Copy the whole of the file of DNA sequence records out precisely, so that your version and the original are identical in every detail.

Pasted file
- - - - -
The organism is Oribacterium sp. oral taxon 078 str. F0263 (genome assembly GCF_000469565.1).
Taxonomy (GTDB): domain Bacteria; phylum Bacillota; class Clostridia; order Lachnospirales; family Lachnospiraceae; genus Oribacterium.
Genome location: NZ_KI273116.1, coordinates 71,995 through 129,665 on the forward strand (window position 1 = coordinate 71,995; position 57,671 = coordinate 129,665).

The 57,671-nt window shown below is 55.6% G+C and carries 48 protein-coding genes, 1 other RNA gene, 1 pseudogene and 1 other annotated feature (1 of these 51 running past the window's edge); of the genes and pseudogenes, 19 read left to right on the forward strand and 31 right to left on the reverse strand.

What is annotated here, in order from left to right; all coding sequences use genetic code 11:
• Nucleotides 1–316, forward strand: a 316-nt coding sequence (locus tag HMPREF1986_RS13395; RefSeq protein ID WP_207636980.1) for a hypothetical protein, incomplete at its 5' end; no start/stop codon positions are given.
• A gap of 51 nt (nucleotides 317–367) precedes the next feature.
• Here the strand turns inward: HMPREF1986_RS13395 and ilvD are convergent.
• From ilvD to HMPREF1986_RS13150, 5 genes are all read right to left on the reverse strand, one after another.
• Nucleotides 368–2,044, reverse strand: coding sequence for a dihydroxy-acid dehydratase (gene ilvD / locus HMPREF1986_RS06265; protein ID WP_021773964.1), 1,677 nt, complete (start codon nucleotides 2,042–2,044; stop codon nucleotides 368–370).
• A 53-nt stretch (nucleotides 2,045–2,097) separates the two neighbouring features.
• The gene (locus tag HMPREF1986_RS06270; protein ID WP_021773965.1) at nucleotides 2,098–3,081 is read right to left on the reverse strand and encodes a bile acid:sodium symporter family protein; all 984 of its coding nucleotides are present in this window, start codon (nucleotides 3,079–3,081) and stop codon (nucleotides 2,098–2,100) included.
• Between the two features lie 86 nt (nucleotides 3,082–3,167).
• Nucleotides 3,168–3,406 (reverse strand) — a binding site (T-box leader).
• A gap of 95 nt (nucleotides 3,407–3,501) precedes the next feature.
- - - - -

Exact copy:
The organism is Oribacterium sp. oral taxon 078 str. F0263 (genome assembly GCF_000469565.1).
Taxonomy (GTDB): domain Bacteria; phylum Bacillota; class Clostridia; order Lachnospirales; family Lachnospiraceae; genus Oribacterium.
Genome location: NZ_KI273116.1, coordinates 71,995 through 129,665 on the forward strand (window position 1 = coordinate 71,995; position 57,671 = coordinate 129,665).

The 57,671-nt window shown below is 55.6% G+C and carries 48 protein-coding genes, 1 other RNA gene, 1 pseudogene and 1 other annotated feature (1 of these 51 running past the window's edge); of the genes and pseudogenes, 19 read left to right on the forward strand and 31 right to left on the reverse strand.

What is annotated here, in order from left to right; all coding sequences use genetic code 11:
• Nucleotides 1–316, forward strand: a 316-nt coding sequence (locus tag HMPREF1986_RS13395; RefSeq protein ID WP_207636980.1) for a hypothetical protein, incomplete at its 5' end; no start/stop codon positions are given.
• A gap of 51 nt (nucleotides 317–367) precedes the next feature.
• Here the strand turns inward: HMPREF1986_RS13395 and ilvD are convergent.
• From ilvD to HMPREF1986_RS13150, 5 genes are all read right to left on the reverse strand, one after another.
• Nucleotides 368–2,044, reverse strand: coding sequence for a dihydroxy-acid dehydratase (gene ilvD / locus HMPREF1986_RS06265; protein ID WP_021773964.1), 1,677 nt, complete (start codon nucleotides 2,042–2,044; stop codon nucleotides 368–370).
• A 53-nt stretch (nucleotides 2,045–2,097) separates the two neighbouring features.
• The gene (locus tag HMPREF1986_RS06270; protein ID WP_021773965.1) at nucleotides 2,098–3,081 is read right to left on the reverse strand and encodes a bile acid:sodium symporter family protein; all 984 of its coding nucleotides are present in this window, start codon (nucleotides 3,079–3,081) and stop codon (nucleotides 2,098–2,100) included.
• Between the two features lie 86 nt (nucleotides 3,082–3,167).
• Nucleotides 3,168–3,406 (reverse strand) — a binding site (T-box leader).
• A gap of 95 nt (nucleotides 3,407–3,501) precedes the next feature.